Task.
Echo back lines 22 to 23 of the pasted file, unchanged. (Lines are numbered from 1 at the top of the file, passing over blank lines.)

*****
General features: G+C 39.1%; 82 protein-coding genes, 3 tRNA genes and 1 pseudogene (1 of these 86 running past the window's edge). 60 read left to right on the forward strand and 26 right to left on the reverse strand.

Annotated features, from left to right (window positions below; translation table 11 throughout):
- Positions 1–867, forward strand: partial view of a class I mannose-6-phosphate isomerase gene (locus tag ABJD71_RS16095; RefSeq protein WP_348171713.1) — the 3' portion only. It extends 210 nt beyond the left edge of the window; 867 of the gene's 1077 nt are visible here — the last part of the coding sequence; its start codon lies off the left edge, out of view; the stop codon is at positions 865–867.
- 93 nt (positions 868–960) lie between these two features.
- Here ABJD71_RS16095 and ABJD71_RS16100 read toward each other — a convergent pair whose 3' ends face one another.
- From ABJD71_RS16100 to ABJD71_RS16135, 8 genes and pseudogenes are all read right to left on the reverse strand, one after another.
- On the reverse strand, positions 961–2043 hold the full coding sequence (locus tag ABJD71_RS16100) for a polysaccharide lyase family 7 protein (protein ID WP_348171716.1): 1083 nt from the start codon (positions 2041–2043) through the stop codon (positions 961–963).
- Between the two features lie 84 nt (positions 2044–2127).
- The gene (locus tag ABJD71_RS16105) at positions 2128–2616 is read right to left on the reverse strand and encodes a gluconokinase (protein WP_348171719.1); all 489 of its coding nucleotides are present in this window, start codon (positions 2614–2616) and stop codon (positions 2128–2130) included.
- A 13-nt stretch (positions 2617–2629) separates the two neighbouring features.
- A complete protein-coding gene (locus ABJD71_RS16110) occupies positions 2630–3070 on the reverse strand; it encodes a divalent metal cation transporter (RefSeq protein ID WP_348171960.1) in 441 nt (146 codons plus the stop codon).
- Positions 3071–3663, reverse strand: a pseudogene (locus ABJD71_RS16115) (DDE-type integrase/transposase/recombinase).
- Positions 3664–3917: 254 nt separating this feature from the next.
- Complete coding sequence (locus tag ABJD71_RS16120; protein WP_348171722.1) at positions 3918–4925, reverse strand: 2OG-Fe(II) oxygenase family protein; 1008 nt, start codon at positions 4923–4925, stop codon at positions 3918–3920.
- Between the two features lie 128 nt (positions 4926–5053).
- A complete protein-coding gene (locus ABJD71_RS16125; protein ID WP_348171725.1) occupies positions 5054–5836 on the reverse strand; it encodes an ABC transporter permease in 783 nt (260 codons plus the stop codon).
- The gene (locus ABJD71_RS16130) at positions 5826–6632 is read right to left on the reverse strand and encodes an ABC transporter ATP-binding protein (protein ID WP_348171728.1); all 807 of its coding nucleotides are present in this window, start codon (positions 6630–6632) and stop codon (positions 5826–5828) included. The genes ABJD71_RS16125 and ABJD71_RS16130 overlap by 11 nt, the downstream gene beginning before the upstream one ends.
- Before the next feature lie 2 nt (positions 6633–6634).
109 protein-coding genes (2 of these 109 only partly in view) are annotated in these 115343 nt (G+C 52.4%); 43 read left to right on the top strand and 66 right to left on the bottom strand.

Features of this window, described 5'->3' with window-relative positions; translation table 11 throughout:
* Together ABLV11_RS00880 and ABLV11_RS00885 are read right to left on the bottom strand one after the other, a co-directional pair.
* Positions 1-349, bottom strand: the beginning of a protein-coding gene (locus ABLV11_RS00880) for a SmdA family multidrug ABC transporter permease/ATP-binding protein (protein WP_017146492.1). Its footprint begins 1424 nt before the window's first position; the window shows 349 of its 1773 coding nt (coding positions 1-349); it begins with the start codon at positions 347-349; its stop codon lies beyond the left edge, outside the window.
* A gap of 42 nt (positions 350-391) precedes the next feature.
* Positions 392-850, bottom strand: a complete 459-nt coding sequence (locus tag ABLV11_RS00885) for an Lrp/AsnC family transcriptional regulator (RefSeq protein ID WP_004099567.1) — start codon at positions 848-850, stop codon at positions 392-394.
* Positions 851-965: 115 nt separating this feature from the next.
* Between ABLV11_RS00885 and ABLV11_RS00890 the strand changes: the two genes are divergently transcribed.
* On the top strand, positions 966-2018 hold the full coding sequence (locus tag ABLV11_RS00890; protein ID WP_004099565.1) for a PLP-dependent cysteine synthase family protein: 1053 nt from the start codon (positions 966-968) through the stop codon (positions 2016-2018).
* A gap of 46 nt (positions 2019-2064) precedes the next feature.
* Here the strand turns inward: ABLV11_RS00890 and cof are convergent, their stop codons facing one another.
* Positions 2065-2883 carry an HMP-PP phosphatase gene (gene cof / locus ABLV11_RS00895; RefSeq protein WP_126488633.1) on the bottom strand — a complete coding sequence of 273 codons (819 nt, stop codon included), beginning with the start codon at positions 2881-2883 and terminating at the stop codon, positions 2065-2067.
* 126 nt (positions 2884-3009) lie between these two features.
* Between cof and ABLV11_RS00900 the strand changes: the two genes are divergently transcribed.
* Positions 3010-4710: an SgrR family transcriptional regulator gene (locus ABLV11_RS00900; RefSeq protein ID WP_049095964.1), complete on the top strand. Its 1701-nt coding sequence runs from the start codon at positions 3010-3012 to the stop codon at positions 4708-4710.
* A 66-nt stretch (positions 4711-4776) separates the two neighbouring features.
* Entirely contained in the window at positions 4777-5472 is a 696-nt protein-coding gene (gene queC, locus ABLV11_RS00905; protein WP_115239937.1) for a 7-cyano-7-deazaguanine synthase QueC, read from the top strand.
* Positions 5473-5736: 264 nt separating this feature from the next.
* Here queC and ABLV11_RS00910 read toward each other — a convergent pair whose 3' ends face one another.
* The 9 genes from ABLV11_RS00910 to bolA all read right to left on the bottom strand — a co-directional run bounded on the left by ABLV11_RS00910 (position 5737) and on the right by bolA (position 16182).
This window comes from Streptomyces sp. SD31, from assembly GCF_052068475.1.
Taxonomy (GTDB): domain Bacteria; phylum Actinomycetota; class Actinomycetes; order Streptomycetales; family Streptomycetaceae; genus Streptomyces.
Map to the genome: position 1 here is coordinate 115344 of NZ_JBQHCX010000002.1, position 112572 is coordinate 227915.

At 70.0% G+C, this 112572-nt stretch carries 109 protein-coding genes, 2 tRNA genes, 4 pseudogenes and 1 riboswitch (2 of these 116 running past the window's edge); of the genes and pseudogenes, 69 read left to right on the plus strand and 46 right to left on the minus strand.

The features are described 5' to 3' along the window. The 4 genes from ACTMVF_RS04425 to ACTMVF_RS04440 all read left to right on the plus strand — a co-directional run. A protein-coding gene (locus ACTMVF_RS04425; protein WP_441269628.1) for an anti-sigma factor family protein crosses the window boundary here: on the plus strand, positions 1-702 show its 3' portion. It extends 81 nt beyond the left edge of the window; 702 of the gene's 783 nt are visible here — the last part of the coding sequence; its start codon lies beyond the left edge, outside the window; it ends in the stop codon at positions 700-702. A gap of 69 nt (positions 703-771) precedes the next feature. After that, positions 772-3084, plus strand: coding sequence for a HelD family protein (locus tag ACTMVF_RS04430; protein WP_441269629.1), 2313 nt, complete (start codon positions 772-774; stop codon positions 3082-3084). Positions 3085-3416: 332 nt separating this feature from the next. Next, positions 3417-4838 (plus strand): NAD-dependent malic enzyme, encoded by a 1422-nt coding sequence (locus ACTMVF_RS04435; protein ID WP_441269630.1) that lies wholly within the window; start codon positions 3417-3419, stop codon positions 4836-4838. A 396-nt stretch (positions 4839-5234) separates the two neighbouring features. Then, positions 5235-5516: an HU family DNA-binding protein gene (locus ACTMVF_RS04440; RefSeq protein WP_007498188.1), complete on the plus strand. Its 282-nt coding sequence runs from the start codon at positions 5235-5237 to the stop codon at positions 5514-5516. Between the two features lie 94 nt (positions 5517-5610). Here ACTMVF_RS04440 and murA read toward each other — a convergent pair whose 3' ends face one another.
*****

* Positions 1-349, bottom strand: the beginning of a protein-coding gene (locus ABLV11_RS00880) for a SmdA family multidrug ABC transporter permease/ATP-binding protein (protein WP_017146492.1). Its footprint begins 1424 nt before the window's first position; the window shows 349 of its 1773 coding nt (coding positions 1-349); it begins with the start codon at positions 347-349; its stop codon lies beyond the left edge, outside the window.
* A gap of 42 nt (positions 350-391) precedes the next feature.